In defense of vampires….we’re all kinda them too
The mythology of vampirism is that they’re humans turned immortal surviving off of the blood (life) of others. We can see why this is unScriptural. I would not argue that this creature is holy and pure by any means. But there is a Christian perspective to this mythology that can bring clarity and depth to these stories.
A new way of seeing the Romans 6 struggle: Just as humans daily have a struggle between their sin nature and the glory God has designed us for, vampires have a struggle between their vampirism and their humanity. Like Christians working to restore what was lost in the Fall, vampires strive to restore the humanity they lost. You see, vampires for the most part have NOT chosen this lifestyle; like humans are born with a sinful nature, vampires are forced into a vampiric nature.
My favorite vampire fix would be Vampire Diaries. On the tv show, some vampires drink animal blood, some drink “fresh” human blood, from the vein. Others drink human blood but only from “blood bags,” taking from blood donation locations and hospitals. Some vampires have embraced this part of their new life, while others are wracked by shame and contempt for the very nature they can’t seem to escape.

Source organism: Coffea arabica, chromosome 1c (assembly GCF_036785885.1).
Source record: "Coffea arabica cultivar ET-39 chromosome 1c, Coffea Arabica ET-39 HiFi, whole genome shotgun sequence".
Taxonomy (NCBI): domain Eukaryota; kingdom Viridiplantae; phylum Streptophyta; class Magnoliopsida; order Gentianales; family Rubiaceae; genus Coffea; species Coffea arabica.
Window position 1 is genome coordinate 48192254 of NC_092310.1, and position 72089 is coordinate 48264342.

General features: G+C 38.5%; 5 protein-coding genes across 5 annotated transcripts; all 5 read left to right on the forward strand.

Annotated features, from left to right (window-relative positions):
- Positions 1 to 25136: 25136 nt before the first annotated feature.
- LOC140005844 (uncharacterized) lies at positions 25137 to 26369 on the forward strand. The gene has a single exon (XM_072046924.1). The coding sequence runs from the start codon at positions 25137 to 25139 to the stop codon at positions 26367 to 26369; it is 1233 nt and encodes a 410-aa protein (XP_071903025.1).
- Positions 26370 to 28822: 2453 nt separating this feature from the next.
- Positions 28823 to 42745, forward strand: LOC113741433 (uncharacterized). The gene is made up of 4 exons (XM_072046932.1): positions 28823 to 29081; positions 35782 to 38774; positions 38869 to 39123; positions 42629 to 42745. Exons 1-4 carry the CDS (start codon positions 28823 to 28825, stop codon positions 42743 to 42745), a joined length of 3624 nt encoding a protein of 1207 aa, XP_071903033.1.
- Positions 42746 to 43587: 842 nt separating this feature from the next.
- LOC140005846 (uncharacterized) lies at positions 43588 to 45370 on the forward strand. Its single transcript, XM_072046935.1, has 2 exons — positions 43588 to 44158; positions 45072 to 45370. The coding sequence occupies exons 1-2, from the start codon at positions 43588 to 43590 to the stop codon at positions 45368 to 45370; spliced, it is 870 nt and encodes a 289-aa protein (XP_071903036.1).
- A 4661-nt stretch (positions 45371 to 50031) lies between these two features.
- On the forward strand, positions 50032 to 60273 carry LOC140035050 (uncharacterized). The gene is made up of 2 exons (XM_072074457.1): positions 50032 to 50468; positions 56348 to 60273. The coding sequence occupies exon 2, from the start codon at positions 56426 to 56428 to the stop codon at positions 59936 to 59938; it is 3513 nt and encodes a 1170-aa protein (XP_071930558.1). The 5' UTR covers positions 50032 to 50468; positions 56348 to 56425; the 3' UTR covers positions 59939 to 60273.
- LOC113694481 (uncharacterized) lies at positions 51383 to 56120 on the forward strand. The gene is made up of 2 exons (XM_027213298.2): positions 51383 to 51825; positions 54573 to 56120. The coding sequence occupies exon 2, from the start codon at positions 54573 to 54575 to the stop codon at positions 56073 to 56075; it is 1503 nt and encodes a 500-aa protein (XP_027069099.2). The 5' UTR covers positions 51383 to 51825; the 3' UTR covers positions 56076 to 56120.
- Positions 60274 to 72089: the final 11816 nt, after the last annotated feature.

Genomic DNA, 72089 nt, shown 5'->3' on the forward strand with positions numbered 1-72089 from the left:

Each of these “dietary” choices come with their own dilemmas at different times. The shame and guilt of breaking your own standards. The problem of stealing blood from hospitals. The manipulation of drinking from the vein. And what if the strength of animal blood is not enough to fight off an enemy, and the friend tells you that you should drink from their vein – is it okay then, to save your friends? You see what I’m getting at – no longer black and white issues, but daily areas that appear so grey at times.
It’s easy to say “Thou shall not steal” and the set standards of living for God. The day-to-day living gets harder to see where the black and white is. There’s a part in [the non-vampire fantastical tale] “The Land of Stories” where the brother lies to his teacher to help his sister. The narrator says “it was the wrong thing to do as a student, but the right thing to do as a brother.” I won’t say whether that is justified in God’s sight or not. I’m just saying getting into the gnitty-gritty of life, sin gets a little confusing. And vampirism shows this struggle with a new perspective – a little more distanced, but also a little deeper.
*If you enjoyed this post, I’ve also written a Christian defense of the Fantasy genre, Horror genre, and Romance genre, as well as a defense of fiction in general.
Is it weird to say vampires are relatable?